Who discovered Australia?

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Who discovered Australia?

Depends what you mean by “discover”. The Indigenous people got there first, of course, though without having a sense of inhabiting a continent or the knowledge of others.  Once in a while an amateur historian will make a claim about discovery of some ancient artefact or rock inscription that would have the Egyptians, the Phoenicians or the Greeks getting to Australia centuries or even millennia before the historically acknowledged European discovery and exploration.

It is possible that the Portuguese, who as first of the Europeans reached the Indian Ocean, India and the Spice Islands, sighted Australian coastline having discovered the nearby East Timor. If so, this has not made enough impression to leave any record in Portuguese archives.

It was left to the 17th century and the Dutch to put Australia on the map – literally.

It’s certainly one of the consequential facts of the Australian history that the Dutch came, saw, but did not stay. The British did.

The Dutch exploded on the exploration scene in the late 1500s and the early 1600s, following in the footsteps of the Portuguese, the Spanish and the French, and quickly catching up with them in terms of the reach and the ambition; their main vehicle the Dutch East India Company (Vereenigde Oostindische Compagnie or VOC).

In 1606, Willem Janszoon, having chartered parts of Papua New Guinea coastline, sailed along the western coast of Cape York, however, having missed the Torres Strait, he thought he was still mapping Papua. It took Dirk Hartog in 1616 to realise he was sailing along a coast of a new land as he began charting the northern coastline of Western Australia. He named his new island after his ship, T Landt van d’Eendracht (shortened to Eendrachtsland), and it stayed that way for nearly thirty years until another Dutchman, Abel Tasman, renamed it New Holland. It could not have been more different to the land of polders and windmills hugging the stormy coast on the North Sea.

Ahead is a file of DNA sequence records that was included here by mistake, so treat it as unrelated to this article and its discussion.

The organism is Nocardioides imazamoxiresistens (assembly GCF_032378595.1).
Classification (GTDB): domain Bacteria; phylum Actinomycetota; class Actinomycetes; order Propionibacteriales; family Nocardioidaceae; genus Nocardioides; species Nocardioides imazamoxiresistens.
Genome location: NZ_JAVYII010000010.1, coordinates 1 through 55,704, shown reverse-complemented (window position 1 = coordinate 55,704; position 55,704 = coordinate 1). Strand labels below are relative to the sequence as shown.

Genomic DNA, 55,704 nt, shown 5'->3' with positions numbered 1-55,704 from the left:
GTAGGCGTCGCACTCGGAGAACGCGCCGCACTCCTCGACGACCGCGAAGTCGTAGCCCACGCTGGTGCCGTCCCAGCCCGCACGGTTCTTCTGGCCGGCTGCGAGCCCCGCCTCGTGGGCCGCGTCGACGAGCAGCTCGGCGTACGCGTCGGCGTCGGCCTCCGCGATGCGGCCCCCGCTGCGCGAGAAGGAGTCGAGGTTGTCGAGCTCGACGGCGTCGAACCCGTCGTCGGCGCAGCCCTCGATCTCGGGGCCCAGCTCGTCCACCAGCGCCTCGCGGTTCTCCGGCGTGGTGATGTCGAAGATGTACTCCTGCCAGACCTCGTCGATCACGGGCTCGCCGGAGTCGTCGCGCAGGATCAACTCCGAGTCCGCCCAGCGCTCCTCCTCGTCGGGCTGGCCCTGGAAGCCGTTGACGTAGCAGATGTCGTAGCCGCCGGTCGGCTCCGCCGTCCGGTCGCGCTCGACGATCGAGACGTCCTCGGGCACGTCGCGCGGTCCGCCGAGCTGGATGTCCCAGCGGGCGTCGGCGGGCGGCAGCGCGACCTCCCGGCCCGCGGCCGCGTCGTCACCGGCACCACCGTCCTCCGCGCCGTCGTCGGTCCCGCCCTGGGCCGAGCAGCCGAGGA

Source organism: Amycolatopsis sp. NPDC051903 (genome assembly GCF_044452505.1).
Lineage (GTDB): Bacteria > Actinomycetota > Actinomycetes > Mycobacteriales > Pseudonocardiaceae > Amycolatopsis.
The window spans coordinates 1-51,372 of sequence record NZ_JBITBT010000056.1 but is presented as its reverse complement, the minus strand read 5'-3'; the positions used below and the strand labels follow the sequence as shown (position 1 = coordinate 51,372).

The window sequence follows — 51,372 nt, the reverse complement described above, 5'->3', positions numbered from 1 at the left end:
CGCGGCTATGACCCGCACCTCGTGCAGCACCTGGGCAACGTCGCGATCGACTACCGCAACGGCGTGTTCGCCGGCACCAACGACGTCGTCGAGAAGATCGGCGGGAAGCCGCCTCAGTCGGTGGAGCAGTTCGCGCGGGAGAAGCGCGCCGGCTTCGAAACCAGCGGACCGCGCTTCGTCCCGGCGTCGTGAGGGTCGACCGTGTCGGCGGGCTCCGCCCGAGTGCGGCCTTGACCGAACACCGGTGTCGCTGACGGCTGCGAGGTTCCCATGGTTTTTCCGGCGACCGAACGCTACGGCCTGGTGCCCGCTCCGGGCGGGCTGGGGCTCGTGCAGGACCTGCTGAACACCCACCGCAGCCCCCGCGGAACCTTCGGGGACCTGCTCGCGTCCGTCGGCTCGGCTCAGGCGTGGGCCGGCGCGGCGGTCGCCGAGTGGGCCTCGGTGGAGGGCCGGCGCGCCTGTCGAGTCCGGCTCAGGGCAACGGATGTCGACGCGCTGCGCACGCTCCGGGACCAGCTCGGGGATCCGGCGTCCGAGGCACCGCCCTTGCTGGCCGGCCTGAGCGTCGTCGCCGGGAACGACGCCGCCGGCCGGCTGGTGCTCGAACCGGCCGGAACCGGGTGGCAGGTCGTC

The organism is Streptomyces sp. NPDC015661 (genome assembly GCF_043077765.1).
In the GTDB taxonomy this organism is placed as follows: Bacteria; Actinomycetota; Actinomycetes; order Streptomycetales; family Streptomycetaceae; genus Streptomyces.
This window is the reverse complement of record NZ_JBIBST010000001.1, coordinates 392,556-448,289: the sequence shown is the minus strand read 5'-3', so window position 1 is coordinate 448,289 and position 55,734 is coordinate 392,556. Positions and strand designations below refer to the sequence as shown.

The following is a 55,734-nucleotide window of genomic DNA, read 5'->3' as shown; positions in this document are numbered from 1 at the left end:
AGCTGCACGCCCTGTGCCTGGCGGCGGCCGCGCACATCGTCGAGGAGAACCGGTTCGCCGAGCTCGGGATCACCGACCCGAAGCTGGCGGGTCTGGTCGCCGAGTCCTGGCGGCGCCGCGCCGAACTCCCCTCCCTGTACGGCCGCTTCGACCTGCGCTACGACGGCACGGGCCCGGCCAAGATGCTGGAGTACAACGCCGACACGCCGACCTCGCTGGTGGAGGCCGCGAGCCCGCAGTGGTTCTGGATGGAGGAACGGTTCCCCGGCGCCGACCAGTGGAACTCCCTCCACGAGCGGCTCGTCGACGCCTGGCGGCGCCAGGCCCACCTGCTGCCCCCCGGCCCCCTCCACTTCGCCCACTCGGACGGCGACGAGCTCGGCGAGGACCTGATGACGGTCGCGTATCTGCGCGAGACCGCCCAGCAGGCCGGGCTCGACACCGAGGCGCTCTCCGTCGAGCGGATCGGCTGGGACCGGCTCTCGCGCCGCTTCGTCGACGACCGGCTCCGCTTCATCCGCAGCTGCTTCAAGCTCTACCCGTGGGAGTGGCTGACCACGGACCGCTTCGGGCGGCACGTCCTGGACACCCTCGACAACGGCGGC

And so, this year we are celebrating the 400 years of Hartog’s discovery of Australia. Later next month the King and Queen of the Netherlands will visit Australia on a week-long tour to commemorate four centuries of shared Australian-Dutch history. They will even bring the famous pewter plate with them, which Hartog affixed to a pole in Shark Bay, Western Australia to mark his landing, and which is now permanently back in a Dutch Museum. Hartog’s scratched inscription reads: “1616 On 25 October arrived the ship Eendracht, of Amsterdam: Supercargo Gilles Miebais of Liege, skipper Dirch Hatichs of Amsterdam. on 27 d[itt]o. she set sail again for Bantam. Deputy supercargo Jan Stins, upper steersman Pieter Doores of Bil. In the year 1616.”

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I’m walking the quiet and picturesquely tidy streets of Lutjegast, a village of about a 1000, in the northernmost part of the Netherland, Frisia or Friesland; the birthplace of Abel Tasman.

Four centuries ago the village was close to the coast; today, thanks to centuries of land reclamation for which the Dutch are so famous, it’s about 15 kilometres inland. This is a farming and grazing country, far from the excitement and bustle of the great port cities in the south of the country. No wonder an adventurous spirit like Tasman did not stay. Even today the northerners are known for their tacitum and unassuming ways, with a slight chip on their shoulders about watching the history from the sidelines. In an increasingly secular modern Netherlands, this is still a heavily Protestant part of the country, where even recently working on one’s garden on the Sabbath was frowned upon.

Tasman’s old house doesn’t exist any more and no one knows precisely where it was situated. The old Dutch Reformed church he went to as a boy burned down in the 19th century. The rebuilt structure which occupies the highest point in the village bears a copper plaque from the Tasmanian state government presented on the occasion of the 350th anniversary of Abel’s birth in 1953.

Nothing much has happened to the sleepy Lutjegast since then. The locals say that the second most exciting thing in the village’s history was a violent gust of wind that destroyed 50 houses. Wind comes and goes, so Lutjegast lives on Tasman’s memory. There is the small museum, there is the historic walk. Australia, and more particularly Tasmania, as well as New Zealand which Tasman discovered, are ever present in the village’s collective mind. The locals are reserved but warm and welcoming, and proud of the history that links them with the great southern land on the other side of the globe. The only exuberant villager is a middle-aged Viking-looking woman who is active in the local historical society and who entertains visitors playing accordion at the church, and play-acting, while her quiet companion accompanies her on Frisian bagpipes.

The Dutch, more than any other European peoples, have a claim to discovery and mapping Australia prior to the British settlement. Lutjegast’s favourite son once sailed to the other side of the world to discover new lands; it was time enough for this Australian to discover Lutjegast.

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